Slowly we moved through the station and then gradually away from it and, still slowly, through the outskirts where most people ignored us but some returned our greetings and some children shouted “muzungu!, muzungu!”[3] at us. Gradually it gathered some more speed and the the clickety-clackety sound of the wheels passing over the fish plates that join the rails started to become more frequent and we were on our way, faster now!

After a while it was time to move to the dining car and we were impressed by its neatness and luxury. The car was lined with brown-red leather and old fans gently turned moving the air inside the carriage.

Clearly dinner was a serious affair. Waiters, wearing fezzes and white gloves helped us to find our table and be seated at our reserved places. The first course of the three-course menu was immediately brought. It was a hot soup that would be followed by fish and roast beef with Yorkshire pudding and potatoes. Dessert was fruit crumble with excellent custard sauce.

We declined the freshly brewed Kenya coffee offer for fear of not being able to sleep. All dishes and drinks were served on crockery embossed with the logo of the East African Railways and Harbours Corporation, which had been defunct since 1977 but that were still in use!

Dinner over, as new commensals were arriving, we left, satisfied with our meal. We arrived at our cabin to find it transformed into a bedroom with immaculate starched sheets and pillows monogrammed with the same East African Railways logo. The change was such that I went out to check if we were in the right cabin!

Mabel slept soundly but I had difficulties as my bed was placed across the track so to say and every time that the train changed speed I would roll backwards and forwards and I feared falling until its speed stabilized again. The whistle sound and the brakes’ hiss and screech when the train slowed down did not add to my comfort either!

So, although the train was great from the historical and glamour sides, it was not a sleep coach for me. Lucky Mabel woke up just before we entered Mombasa!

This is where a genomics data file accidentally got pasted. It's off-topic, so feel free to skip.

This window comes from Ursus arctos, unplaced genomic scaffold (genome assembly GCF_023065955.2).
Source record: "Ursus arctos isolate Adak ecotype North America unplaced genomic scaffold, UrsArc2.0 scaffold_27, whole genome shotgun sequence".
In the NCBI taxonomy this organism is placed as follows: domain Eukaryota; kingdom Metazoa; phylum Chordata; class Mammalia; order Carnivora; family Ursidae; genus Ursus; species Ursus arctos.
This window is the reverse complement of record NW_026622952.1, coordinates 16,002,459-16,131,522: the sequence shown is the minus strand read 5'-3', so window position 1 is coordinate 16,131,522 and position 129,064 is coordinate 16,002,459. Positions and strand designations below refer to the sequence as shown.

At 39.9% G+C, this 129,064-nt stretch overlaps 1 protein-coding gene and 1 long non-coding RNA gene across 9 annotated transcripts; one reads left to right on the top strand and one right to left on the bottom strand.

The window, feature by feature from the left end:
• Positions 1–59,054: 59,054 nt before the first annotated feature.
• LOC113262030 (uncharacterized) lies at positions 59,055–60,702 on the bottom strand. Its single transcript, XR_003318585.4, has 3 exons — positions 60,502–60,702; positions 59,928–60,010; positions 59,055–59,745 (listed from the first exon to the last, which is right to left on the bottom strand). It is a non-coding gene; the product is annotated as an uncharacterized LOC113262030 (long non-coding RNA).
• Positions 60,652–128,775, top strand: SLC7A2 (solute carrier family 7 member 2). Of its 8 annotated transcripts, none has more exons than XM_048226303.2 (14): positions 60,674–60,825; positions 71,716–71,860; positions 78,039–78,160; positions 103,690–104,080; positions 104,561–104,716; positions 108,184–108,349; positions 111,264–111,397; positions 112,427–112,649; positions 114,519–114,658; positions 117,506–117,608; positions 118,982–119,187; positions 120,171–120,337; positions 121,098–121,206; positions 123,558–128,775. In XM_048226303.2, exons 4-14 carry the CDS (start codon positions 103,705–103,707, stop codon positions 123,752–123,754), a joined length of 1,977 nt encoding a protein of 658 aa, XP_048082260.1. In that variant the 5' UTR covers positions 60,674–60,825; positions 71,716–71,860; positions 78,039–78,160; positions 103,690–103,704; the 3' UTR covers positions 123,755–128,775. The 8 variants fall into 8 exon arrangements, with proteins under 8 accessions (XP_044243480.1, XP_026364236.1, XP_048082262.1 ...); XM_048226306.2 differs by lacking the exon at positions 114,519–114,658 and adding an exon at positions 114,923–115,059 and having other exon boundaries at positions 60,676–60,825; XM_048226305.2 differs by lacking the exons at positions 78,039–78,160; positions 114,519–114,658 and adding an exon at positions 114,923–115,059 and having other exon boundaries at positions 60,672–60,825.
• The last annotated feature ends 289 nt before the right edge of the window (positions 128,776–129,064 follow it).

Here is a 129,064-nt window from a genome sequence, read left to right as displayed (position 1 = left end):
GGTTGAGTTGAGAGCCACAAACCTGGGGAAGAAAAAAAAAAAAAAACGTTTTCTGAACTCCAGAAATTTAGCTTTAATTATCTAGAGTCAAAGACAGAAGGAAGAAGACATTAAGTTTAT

The early morning arrival in hot and sticky Mombasa, coming from the rather cold and cloudy Nairobi, was like a miracle that truly brought me back to the early days of the train. The station was like a beehive with people vying with each other to get our luggage and offering you tropical fruits and all sorts of other goods! It was clearly a station with special character.

Once outside the station, the light was unbelievable and we needed to spend sometime adjusting to it to be able to find our transport that would take us to our hotel where I could have a “morning siesta” to recover my lost sleep while Mabel enjoyed the Mombasa markets under the tropical heat.

Unfortunately, after our time in Kenya, the railways service from Nairobi and Mombasa gradually deteriorated [4] and started running increasing delays and it could take the train 24 hours to do the journey we did in less than 12. Often the train would breakdown in truly dark areas or, if lucky, you could be stranded at Voi or other stations until repairs could be carried out. Although it still had a romantic touch, it was wearing thinner and it was just a question of time until its final journey.

When a new train known as the “Madaraka Express” started to be built by the Chinese, the fate of the Lunatic Express was sealed and it has then been replaced for a train that now takes 4.5 hours to get to Mombasa.

The train started to operate in May 2017 but, as the Lunatic Express it has also been the target of severe criticism due to its high cost of £2.5 billion, Kenya’s most expensive infrastructure project since independence [5] and comparatively even more expensive that the Lunatic line!

We have no desire to take the new train but prefer to still remember that we were lucky to taste the last voyages of what was one of the classic trips the world had to offer.

Footnotes

[1] Miller, C. The Lunatic Express: An Entertainment in Imperialism. Head of Zeus Editor. Kindle edition. Originally published by Futura; First Thus edition (1977).

[2]
What it will cost no words can express; 
What is its object no brain can suppose; 
Where it will start from no one can guess;
Where it is going to nobody knows;
What is the use of it none can conjecture;
What it will carry none can define... 
And in spite of George Curzon's superior lecture,
"It is clearly naught but a lunatic line."